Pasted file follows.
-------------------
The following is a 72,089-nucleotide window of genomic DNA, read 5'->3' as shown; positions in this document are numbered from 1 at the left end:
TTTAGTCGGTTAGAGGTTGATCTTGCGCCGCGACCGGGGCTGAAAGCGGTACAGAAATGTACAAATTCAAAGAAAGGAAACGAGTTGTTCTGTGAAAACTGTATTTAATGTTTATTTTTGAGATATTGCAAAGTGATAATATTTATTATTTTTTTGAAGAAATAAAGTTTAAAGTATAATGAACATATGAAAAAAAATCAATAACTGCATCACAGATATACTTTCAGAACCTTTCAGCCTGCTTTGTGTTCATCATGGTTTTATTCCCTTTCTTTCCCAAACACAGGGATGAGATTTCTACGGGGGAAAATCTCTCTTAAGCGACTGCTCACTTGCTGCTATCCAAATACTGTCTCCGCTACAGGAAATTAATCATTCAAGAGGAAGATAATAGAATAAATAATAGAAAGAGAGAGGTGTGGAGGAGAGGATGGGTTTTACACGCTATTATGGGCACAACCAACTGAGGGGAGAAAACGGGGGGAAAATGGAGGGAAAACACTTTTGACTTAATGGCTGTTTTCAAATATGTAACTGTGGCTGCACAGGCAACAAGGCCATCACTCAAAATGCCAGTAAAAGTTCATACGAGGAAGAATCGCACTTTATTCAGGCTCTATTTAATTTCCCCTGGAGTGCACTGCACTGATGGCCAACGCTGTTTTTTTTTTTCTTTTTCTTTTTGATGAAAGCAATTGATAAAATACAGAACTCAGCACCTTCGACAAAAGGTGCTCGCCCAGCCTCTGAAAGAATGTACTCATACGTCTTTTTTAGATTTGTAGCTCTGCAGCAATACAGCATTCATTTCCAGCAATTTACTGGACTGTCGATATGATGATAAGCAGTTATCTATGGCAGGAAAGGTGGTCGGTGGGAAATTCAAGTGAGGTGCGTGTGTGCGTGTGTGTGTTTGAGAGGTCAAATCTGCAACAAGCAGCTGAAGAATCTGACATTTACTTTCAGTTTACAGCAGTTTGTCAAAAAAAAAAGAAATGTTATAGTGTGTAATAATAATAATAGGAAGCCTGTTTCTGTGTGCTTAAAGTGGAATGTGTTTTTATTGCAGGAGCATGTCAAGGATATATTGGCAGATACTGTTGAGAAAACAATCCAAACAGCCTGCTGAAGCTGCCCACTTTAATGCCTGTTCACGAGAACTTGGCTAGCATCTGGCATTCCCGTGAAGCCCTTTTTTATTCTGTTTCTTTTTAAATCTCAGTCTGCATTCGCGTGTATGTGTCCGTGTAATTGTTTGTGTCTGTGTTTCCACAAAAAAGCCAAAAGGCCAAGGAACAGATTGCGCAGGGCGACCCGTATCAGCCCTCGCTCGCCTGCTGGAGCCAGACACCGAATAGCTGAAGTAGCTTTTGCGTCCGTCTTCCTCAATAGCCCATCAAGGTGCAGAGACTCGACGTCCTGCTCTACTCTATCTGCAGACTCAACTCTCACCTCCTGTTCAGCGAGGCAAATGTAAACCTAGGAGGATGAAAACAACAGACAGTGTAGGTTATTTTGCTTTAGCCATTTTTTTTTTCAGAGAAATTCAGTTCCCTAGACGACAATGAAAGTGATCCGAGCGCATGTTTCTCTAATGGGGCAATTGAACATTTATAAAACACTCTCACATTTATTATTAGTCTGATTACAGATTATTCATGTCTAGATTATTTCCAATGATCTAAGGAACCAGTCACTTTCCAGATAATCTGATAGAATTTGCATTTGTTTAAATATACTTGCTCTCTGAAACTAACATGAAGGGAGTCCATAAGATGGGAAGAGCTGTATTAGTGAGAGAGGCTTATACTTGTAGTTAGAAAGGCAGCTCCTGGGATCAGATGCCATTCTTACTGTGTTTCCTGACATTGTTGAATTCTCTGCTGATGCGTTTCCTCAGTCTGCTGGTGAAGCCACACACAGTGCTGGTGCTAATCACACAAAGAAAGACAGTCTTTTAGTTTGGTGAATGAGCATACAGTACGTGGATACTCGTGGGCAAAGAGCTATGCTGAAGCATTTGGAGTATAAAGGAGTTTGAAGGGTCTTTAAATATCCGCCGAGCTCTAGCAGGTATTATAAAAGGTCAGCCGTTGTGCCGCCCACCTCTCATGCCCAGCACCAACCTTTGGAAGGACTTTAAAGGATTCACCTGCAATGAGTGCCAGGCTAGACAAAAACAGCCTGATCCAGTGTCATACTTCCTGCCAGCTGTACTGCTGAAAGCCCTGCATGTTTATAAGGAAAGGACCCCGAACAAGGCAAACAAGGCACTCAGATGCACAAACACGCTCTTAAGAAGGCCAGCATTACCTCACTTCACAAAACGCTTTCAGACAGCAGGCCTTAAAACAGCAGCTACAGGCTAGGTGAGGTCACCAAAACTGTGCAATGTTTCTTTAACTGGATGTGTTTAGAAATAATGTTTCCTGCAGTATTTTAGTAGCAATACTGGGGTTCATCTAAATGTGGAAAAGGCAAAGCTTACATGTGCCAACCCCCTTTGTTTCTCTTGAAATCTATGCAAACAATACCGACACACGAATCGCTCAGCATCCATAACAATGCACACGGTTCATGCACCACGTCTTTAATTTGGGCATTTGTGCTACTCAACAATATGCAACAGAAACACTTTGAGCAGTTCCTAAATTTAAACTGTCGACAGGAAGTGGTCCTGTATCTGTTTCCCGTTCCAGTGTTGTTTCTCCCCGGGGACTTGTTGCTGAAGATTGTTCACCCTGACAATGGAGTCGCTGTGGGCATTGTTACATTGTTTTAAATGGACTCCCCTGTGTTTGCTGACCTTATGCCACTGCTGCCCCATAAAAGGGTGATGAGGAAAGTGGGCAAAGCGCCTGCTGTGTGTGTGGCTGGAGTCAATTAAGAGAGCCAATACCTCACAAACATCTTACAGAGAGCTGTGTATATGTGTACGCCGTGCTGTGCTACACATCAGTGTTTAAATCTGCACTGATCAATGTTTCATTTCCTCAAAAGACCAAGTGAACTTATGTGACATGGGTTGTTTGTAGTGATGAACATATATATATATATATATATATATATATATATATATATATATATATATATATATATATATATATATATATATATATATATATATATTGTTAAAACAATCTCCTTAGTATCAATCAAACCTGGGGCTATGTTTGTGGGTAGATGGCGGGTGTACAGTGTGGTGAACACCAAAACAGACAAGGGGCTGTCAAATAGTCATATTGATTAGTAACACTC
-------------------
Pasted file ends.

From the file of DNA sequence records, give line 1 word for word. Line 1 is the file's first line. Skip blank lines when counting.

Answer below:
The following is a 72,089-nucleotide window of genomic DNA, read 5'->3' as shown; positions in this document are numbered from 1 at the left end: